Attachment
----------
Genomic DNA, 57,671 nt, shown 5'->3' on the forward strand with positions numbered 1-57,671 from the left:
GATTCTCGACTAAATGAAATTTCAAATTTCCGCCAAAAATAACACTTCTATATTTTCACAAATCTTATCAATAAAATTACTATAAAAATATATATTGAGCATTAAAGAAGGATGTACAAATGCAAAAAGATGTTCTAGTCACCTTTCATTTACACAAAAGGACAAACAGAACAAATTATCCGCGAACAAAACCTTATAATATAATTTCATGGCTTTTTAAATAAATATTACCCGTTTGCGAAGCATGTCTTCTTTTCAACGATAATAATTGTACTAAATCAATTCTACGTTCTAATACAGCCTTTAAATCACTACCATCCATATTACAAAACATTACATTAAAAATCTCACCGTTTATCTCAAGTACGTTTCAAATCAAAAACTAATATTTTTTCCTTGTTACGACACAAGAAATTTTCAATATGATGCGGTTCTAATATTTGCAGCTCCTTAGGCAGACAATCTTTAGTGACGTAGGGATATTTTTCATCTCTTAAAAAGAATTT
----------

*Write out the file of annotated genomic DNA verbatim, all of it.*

Genomic DNA, 57,671 nt, shown 5'->3' on the forward strand with positions numbered 1-57,671 from the left:
GATTCTCGACTAAATGAAATTTCAAATTTCCGCCAAAAATAACACTTCTATATTTTCACAAATCTTATCAATAAAATTACTATAAAAATATATATTGAGCATTAAAGAAGGATGTACAAATGCAAAAAGATGTTCTAGTCACCTTTCATTTACACAAAAGGACAAACAGAACAAATTATCCGCGAACAAAACCTTATAATATAATTTCATGGCTTTTTAAATAAATATTACCCGTTTGCGAAGCATGTCTTCTTTTCAACGATAATAATTGTACTAAATCAATTCTACGTTCTAATACAGCCTTTAAATCACTACCATCCATATTACAAAACATTACATTAAAAATCTCACCGTTTATCTCAAGTACGTTTCAAATCAAAAACTAATATTTTTTCCTTGTTACGACACAAGAAATTTTCAATATGATGCGGTTCTAATATTTGCAGCTCCTTAGGCAGACAATCTTTAGTGACGTAGGGATATTTTTCATCTCTTAAAAAGAATTT